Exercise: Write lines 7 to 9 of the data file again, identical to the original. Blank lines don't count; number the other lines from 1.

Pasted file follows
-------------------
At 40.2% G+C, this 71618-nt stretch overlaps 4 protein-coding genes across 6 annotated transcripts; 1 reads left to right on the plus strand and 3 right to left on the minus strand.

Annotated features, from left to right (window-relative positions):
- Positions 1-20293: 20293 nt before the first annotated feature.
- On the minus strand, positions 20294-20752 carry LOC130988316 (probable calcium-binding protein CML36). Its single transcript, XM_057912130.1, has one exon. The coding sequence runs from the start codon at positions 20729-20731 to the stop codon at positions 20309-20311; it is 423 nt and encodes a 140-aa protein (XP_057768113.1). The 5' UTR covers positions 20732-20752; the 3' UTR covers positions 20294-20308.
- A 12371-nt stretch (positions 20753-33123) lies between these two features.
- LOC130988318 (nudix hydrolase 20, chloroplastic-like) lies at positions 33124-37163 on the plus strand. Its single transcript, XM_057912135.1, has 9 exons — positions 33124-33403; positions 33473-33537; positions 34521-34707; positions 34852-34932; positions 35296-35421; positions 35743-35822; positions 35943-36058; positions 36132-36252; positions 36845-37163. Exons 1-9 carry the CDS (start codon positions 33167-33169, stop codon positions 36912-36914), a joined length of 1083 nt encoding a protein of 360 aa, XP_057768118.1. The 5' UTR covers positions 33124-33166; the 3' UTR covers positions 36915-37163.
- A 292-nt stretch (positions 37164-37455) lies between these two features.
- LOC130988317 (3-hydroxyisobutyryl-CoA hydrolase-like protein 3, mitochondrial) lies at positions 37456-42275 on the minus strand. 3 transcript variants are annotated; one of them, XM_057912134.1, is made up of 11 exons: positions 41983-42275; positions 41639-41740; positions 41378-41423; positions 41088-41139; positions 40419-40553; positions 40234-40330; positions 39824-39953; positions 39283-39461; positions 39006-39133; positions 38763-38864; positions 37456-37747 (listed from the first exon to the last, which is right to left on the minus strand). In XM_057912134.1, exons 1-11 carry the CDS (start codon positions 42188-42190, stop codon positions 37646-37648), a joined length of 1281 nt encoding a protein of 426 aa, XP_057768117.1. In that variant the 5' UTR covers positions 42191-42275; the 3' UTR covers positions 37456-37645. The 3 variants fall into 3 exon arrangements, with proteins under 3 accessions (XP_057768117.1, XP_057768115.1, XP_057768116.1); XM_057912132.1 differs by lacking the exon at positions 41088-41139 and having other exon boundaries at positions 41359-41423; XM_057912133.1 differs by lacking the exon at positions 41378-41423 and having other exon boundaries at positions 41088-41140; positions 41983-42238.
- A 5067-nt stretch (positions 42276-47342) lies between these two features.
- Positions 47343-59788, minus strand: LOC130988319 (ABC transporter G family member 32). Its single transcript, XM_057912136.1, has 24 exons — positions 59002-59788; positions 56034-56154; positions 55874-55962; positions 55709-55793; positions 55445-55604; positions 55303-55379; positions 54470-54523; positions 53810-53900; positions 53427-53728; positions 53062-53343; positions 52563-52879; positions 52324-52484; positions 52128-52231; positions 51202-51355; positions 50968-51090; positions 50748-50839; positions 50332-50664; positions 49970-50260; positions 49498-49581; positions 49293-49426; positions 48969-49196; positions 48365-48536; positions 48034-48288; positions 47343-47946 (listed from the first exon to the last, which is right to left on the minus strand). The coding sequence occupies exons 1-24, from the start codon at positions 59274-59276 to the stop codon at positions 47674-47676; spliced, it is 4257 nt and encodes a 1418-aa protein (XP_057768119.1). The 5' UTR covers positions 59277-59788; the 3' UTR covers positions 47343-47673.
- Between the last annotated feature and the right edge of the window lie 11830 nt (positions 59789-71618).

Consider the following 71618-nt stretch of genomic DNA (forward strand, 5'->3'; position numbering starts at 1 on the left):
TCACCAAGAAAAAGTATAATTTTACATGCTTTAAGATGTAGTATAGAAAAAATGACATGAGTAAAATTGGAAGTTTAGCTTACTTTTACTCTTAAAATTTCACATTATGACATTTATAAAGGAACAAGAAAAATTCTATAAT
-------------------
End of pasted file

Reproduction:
- A 292-nt stretch (positions 37164-37455) lies between these two features.
- LOC130988317 (3-hydroxyisobutyryl-CoA hydrolase-like protein 3, mitochondrial) lies at positions 37456-42275 on the minus strand. 3 transcript variants are annotated; one of them, XM_057912134.1, is made up of 11 exons: positions 41983-42275; positions 41639-41740; positions 41378-41423; positions 41088-41139; positions 40419-40553; positions 40234-40330; positions 39824-39953; positions 39283-39461; positions 39006-39133; positions 38763-38864; positions 37456-37747 (listed from the first exon to the last, which is right to left on the minus strand). In XM_057912134.1, exons 1-11 carry the CDS (start codon positions 42188-42190, stop codon positions 37646-37648), a joined length of 1281 nt encoding a protein of 426 aa, XP_057768117.1. In that variant the 5' UTR covers positions 42191-42275; the 3' UTR covers positions 37456-37645. The 3 variants fall into 3 exon arrangements, with proteins under 3 accessions (XP_057768117.1, XP_057768115.1, XP_057768116.1); XM_057912132.1 differs by lacking the exon at positions 41088-41139 and having other exon boundaries at positions 41359-41423; XM_057912133.1 differs by lacking the exon at positions 41378-41423 and having other exon boundaries at positions 41088-41140; positions 41983-42238.
- A 5067-nt stretch (positions 42276-47342) lies between these two features.